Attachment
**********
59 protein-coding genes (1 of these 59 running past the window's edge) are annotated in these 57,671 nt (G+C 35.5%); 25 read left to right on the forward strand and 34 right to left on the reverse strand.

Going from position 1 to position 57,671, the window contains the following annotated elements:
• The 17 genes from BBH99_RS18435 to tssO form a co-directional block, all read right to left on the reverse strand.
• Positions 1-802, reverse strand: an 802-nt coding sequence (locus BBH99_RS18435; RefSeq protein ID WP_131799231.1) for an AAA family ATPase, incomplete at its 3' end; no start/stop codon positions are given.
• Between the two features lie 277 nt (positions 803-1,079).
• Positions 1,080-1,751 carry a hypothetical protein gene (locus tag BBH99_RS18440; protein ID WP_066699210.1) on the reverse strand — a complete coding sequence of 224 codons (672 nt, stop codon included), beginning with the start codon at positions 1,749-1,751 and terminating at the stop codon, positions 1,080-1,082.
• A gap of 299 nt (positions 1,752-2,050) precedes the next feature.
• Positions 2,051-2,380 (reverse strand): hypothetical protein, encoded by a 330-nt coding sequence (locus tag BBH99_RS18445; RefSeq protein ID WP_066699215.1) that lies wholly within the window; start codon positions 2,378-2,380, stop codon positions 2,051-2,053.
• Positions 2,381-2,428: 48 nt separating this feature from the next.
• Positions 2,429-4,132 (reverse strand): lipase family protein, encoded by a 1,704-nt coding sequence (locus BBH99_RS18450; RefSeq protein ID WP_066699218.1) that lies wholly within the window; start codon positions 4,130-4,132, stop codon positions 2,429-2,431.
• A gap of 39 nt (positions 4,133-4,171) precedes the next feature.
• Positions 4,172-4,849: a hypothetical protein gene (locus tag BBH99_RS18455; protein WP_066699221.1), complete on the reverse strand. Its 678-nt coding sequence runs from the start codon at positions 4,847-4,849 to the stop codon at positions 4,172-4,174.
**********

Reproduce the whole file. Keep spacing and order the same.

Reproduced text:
59 protein-coding genes (1 of these 59 running past the window's edge) are annotated in these 57,671 nt (G+C 35.5%); 25 read left to right on the forward strand and 34 right to left on the reverse strand.

Going from position 1 to position 57,671, the window contains the following annotated elements:
• The 17 genes from BBH99_RS18435 to tssO form a co-directional block, all read right to left on the reverse strand.
• Positions 1-802, reverse strand: an 802-nt coding sequence (locus BBH99_RS18435; RefSeq protein ID WP_131799231.1) for an AAA family ATPase, incomplete at its 3' end; no start/stop codon positions are given.
• Between the two features lie 277 nt (positions 803-1,079).
• Positions 1,080-1,751 carry a hypothetical protein gene (locus tag BBH99_RS18440; protein ID WP_066699210.1) on the reverse strand — a complete coding sequence of 224 codons (672 nt, stop codon included), beginning with the start codon at positions 1,749-1,751 and terminating at the stop codon, positions 1,080-1,082.
• A gap of 299 nt (positions 1,752-2,050) precedes the next feature.
• Positions 2,051-2,380 (reverse strand): hypothetical protein, encoded by a 330-nt coding sequence (locus tag BBH99_RS18445; RefSeq protein ID WP_066699215.1) that lies wholly within the window; start codon positions 2,378-2,380, stop codon positions 2,051-2,053.
• Positions 2,381-2,428: 48 nt separating this feature from the next.
• Positions 2,429-4,132 (reverse strand): lipase family protein, encoded by a 1,704-nt coding sequence (locus BBH99_RS18450; RefSeq protein ID WP_066699218.1) that lies wholly within the window; start codon positions 4,130-4,132, stop codon positions 2,429-2,431.
• A gap of 39 nt (positions 4,133-4,171) precedes the next feature.
• Positions 4,172-4,849: a hypothetical protein gene (locus tag BBH99_RS18455; protein WP_066699221.1), complete on the reverse strand. Its 678-nt coding sequence runs from the start codon at positions 4,847-4,849 to the stop codon at positions 4,172-4,174.